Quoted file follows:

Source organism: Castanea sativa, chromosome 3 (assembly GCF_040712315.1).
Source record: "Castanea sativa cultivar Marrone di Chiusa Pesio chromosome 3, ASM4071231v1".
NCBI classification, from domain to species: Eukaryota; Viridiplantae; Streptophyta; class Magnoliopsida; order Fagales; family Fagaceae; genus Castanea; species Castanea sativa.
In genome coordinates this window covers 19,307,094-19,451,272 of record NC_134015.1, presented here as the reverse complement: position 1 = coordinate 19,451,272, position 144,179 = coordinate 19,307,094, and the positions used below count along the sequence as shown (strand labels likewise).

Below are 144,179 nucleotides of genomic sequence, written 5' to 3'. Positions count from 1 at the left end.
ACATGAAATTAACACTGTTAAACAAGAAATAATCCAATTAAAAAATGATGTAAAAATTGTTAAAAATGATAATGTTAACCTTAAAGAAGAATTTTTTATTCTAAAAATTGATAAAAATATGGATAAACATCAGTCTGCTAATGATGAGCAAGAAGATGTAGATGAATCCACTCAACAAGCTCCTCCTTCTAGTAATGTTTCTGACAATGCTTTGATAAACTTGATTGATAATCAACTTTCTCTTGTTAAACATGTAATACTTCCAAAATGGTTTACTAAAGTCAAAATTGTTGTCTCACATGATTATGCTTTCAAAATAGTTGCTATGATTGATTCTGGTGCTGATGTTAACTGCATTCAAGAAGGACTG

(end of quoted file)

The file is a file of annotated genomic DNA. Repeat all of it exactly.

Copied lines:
Source organism: Castanea sativa, chromosome 3 (assembly GCF_040712315.1).
Source record: "Castanea sativa cultivar Marrone di Chiusa Pesio chromosome 3, ASM4071231v1".
NCBI classification, from domain to species: Eukaryota; Viridiplantae; Streptophyta; class Magnoliopsida; order Fagales; family Fagaceae; genus Castanea; species Castanea sativa.
In genome coordinates this window covers 19,307,094-19,451,272 of record NC_134015.1, presented here as the reverse complement: position 1 = coordinate 19,451,272, position 144,179 = coordinate 19,307,094, and the positions used below count along the sequence as shown (strand labels likewise).

Below are 144,179 nucleotides of genomic sequence, written 5' to 3'. Positions count from 1 at the left end.
ACATGAAATTAACACTGTTAAACAAGAAATAATCCAATTAAAAAATGATGTAAAAATTGTTAAAAATGATAATGTTAACCTTAAAGAAGAATTTTTTATTCTAAAAATTGATAAAAATATGGATAAACATCAGTCTGCTAATGATGAGCAAGAAGATGTAGATGAATCCACTCAACAAGCTCCTCCTTCTAGTAATGTTTCTGACAATGCTTTGATAAACTTGATTGATAATCAACTTTCTCTTGTTAAACATGTAATACTTCCAAAATGGTTTACTAAAGTCAAAATTGTTGTCTCACATGATTATGCTTTCAAAATAGTTGCTATGATTGATTCTGGTGCTGATGTTAACTGCATTCAAGAAGGACTG